• What's important in a high school?

    (2 replies)


    My kid and I are debating on which high school will be a better fit for her.  We moved into a supposedly "top" area with a "great" high school, which often boasts 10/10, high achievers with high tests scores, and lots of AP classes.  Sounds good, right?  Well, our experience has been that the schools are actually underwhelming and the success of the students are driven by the parent's drive and usage of tutors for all courses. I am not opposed to the parents drive to help their kid succeed if they are not getting the instruction needed at school. We have experienced that many of the classes are not actually taught effectively because the kids are already expected to know the topics already.  Also, our home high school is known for its high pressures.

    We have an opportunity to switch to a neighboring high school, but their rank and scores are not as high.  I am not sure if this is due to the less intensity, less school and parental pressures or if it is related to something else.  Unfortunately, the other neighboring high school also has less classes that my kid are interested in, in terms of electives and AP classes.  The home school would have all the classes and electives she is interested in (however, it doesn't mean our kid will get to take them).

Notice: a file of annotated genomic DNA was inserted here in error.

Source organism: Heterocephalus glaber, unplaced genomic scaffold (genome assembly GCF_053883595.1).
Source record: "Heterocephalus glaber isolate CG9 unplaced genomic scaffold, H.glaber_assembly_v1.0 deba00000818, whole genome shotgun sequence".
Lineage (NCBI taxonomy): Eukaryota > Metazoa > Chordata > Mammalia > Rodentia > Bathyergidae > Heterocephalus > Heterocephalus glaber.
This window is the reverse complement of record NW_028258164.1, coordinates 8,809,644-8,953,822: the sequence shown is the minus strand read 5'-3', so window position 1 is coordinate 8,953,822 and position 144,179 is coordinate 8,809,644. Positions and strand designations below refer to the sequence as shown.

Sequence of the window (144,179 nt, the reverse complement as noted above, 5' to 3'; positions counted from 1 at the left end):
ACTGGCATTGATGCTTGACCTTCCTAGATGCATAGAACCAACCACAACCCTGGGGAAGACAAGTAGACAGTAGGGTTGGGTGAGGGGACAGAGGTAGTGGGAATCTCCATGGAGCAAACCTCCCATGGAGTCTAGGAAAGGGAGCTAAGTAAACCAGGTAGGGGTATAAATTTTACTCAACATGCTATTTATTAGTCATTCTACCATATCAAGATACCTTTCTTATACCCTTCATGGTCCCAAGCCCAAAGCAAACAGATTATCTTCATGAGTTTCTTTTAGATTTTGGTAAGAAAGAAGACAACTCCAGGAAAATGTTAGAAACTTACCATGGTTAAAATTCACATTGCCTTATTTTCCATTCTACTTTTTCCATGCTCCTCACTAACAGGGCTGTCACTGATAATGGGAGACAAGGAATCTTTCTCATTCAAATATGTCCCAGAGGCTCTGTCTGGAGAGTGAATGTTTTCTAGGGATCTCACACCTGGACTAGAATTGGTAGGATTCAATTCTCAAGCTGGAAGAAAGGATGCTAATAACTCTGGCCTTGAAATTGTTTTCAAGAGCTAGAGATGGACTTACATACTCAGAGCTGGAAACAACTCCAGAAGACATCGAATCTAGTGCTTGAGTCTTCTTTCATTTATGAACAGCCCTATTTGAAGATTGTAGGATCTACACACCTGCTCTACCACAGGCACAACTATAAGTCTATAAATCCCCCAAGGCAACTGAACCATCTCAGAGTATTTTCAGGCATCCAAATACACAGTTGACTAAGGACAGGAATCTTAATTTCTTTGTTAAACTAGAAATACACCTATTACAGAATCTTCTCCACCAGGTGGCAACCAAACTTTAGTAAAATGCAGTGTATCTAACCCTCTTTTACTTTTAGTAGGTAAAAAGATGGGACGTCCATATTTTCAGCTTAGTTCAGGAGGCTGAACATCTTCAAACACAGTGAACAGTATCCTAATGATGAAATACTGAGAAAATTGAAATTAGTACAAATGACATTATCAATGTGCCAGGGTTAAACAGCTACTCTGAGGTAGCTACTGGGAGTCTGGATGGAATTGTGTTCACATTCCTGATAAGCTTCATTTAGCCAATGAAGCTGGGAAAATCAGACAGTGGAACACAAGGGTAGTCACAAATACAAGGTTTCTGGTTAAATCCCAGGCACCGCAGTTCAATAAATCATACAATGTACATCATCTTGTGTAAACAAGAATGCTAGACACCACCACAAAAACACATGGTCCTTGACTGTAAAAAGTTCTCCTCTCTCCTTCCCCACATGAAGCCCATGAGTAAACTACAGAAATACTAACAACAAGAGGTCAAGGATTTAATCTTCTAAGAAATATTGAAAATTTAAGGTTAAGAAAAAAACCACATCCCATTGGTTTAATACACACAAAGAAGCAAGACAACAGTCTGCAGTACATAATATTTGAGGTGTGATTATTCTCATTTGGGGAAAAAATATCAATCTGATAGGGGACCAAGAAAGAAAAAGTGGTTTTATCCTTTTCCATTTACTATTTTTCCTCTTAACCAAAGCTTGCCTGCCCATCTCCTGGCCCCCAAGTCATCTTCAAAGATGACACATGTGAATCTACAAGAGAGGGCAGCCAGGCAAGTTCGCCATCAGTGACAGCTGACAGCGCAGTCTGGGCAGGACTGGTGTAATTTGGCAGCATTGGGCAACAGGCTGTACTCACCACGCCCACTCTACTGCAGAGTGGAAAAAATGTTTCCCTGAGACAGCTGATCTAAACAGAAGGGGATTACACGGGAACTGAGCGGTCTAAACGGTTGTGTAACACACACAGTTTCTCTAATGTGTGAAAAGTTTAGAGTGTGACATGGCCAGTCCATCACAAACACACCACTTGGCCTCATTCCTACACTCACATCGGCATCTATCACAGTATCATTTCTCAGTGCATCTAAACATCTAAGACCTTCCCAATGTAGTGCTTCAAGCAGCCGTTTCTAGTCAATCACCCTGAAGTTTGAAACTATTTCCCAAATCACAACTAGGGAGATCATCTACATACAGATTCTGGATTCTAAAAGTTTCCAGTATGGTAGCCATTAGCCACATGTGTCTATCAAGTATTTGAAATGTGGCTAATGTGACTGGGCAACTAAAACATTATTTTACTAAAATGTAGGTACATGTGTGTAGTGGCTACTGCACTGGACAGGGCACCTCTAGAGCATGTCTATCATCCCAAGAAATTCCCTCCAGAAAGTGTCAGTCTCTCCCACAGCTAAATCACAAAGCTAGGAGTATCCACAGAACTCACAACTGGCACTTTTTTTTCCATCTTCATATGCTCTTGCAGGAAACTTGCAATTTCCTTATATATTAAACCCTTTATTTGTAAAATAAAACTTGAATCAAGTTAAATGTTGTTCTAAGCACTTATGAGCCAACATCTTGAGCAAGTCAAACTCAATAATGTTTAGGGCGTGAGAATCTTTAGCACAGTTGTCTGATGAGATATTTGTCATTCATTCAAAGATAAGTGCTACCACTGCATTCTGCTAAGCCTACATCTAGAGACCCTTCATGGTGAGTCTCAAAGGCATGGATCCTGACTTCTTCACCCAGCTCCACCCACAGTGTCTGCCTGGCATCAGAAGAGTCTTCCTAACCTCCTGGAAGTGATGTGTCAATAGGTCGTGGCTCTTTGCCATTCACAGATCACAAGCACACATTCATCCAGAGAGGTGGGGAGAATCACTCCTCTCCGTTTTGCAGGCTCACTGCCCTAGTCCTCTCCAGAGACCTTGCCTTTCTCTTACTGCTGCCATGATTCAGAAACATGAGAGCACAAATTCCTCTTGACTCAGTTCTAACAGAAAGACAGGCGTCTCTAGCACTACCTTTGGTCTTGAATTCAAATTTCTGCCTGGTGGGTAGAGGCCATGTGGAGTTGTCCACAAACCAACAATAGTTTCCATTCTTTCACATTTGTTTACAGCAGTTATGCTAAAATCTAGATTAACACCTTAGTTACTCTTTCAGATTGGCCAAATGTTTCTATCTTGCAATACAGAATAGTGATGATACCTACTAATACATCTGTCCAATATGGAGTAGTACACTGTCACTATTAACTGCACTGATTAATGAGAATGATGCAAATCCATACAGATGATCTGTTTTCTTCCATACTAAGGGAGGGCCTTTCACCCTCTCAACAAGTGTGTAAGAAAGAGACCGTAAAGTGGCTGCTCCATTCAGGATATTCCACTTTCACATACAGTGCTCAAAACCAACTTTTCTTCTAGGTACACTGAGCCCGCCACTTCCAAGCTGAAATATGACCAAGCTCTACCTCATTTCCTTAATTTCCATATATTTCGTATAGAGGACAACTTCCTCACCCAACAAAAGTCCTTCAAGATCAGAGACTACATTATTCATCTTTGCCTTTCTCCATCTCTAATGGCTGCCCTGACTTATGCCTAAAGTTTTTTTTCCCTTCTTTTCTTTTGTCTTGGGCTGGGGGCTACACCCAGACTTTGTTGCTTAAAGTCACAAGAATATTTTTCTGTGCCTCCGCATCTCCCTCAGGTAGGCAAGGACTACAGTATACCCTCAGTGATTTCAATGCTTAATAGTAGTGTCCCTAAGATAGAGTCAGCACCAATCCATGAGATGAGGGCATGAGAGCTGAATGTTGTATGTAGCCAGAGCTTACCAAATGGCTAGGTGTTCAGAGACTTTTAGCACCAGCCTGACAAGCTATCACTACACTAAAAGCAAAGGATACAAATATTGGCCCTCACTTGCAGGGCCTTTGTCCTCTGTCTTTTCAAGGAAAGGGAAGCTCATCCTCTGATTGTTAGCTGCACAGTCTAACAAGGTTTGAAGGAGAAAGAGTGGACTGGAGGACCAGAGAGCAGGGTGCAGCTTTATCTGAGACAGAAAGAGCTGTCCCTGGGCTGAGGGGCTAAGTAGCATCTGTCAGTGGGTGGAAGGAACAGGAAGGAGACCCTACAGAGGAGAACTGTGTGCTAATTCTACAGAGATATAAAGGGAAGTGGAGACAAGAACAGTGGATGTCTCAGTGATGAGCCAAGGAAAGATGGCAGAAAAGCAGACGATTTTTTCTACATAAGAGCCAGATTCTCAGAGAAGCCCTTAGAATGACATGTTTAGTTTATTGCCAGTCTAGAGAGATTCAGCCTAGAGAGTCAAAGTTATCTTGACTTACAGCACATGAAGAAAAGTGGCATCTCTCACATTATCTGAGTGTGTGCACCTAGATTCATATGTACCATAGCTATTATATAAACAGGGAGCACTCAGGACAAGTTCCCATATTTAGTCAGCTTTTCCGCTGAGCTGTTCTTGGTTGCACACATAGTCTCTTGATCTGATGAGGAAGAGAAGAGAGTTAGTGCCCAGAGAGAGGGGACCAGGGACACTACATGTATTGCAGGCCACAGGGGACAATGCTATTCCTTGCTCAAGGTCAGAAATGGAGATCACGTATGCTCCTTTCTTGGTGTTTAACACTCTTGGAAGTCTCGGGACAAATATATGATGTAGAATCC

I guess we are feeling a lot of pressure to pick a school that is a good fit for our kid.  Our high pressure, high-scoring home school is also not diverse at all.  The neighboring school is much more diverse in terms or race and social economic classes, which we like.  Also, the neighboring school is known to be "less intense, " in terms of pressure from the teachers and students.  Many folks I have talked to ask us why we would move our kid to a lower performing school when you are already at the "best." 

    These folks also say that colleges and UCs look at the school rankings and reputations.  Is this true?  We really do not want to decrease our kid's odds to getting to a UC or other colleges because of the school's overall ranking or reputation. Statistically speaking, when comparing the admission rates to UCs at these 2 high schools, there is a 10% difference in acceptance rate.  That does seem significant.  

    I am looking for your experiences or advice on what is important in a high school in terms or fit, class availability, and ranking for college admission.  If you could give me your opinions, I would greatly appreciate it.   Thanks for your advice!!